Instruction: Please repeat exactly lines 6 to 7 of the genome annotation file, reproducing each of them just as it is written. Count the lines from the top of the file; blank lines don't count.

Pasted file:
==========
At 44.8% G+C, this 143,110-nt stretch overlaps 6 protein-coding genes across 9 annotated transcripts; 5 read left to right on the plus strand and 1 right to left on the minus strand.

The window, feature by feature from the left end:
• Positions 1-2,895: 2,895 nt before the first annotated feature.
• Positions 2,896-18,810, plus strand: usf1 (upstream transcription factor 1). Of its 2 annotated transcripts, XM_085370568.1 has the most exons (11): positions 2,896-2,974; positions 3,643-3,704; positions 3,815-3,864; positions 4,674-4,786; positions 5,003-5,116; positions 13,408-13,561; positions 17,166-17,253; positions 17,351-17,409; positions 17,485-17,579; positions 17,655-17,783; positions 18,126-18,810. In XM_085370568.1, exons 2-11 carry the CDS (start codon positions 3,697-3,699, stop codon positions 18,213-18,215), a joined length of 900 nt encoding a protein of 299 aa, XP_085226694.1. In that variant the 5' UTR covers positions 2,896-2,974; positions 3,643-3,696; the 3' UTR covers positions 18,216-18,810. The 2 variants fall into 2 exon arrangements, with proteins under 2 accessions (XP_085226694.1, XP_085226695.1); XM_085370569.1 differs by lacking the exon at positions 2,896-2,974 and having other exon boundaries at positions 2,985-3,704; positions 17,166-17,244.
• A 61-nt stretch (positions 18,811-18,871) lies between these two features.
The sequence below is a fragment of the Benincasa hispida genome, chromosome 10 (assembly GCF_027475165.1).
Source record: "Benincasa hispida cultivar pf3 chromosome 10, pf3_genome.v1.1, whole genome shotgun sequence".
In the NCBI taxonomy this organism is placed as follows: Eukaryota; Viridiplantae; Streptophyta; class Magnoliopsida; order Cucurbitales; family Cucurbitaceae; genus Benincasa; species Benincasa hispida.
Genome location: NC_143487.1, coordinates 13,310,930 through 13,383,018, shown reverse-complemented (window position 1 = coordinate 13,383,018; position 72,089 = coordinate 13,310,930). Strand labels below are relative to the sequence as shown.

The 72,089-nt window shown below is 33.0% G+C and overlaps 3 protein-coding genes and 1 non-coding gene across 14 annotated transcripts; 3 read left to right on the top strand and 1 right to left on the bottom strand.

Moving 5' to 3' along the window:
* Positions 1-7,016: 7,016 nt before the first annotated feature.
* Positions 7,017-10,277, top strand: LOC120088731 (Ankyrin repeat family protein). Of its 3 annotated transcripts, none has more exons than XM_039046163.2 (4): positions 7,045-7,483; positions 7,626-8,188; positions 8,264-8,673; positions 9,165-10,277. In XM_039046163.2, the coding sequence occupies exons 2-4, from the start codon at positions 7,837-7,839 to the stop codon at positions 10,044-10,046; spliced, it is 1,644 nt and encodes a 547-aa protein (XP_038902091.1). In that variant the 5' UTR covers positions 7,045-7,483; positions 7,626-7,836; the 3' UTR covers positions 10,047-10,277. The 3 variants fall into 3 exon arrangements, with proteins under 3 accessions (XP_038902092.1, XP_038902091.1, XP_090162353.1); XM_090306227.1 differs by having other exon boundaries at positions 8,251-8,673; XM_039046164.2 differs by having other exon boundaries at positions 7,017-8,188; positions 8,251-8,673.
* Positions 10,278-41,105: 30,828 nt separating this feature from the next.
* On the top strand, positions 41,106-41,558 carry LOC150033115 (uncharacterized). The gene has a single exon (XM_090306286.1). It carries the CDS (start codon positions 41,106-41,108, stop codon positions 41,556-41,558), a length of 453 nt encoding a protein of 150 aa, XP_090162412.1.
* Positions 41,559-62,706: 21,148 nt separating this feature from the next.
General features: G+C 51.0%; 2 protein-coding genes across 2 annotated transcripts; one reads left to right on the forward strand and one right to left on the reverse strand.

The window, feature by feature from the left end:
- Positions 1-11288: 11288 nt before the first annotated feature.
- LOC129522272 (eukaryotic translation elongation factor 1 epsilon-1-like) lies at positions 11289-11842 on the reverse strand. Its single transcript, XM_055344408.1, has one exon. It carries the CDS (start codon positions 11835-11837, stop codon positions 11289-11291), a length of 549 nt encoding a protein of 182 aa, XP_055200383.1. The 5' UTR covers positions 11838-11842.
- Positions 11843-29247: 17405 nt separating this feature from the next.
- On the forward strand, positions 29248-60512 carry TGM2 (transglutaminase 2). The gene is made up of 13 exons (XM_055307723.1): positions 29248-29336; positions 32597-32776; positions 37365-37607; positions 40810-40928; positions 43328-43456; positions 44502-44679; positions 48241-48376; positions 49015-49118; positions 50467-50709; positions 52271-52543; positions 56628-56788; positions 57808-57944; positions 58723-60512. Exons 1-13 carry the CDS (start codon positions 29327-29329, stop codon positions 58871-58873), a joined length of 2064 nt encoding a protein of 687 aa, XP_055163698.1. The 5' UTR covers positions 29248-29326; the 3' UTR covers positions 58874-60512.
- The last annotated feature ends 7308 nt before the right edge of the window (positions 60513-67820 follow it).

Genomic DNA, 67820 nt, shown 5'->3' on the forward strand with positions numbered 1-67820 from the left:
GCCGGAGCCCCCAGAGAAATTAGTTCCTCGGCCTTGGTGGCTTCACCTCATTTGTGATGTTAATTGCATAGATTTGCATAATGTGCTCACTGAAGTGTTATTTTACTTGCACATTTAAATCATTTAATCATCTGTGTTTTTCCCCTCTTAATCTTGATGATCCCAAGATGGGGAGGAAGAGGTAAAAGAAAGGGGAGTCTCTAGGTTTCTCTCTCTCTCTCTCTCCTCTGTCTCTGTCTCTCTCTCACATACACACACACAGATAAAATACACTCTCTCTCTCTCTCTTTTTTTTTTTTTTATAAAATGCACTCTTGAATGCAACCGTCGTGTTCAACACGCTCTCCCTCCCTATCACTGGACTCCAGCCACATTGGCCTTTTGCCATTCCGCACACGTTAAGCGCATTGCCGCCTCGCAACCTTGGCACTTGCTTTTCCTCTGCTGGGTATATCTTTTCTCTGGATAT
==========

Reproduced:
The sequence below is a fragment of the Benincasa hispida genome, chromosome 10 (assembly GCF_027475165.1).
Source record: "Benincasa hispida cultivar pf3 chromosome 10, pf3_genome.v1.1, whole genome shotgun sequence".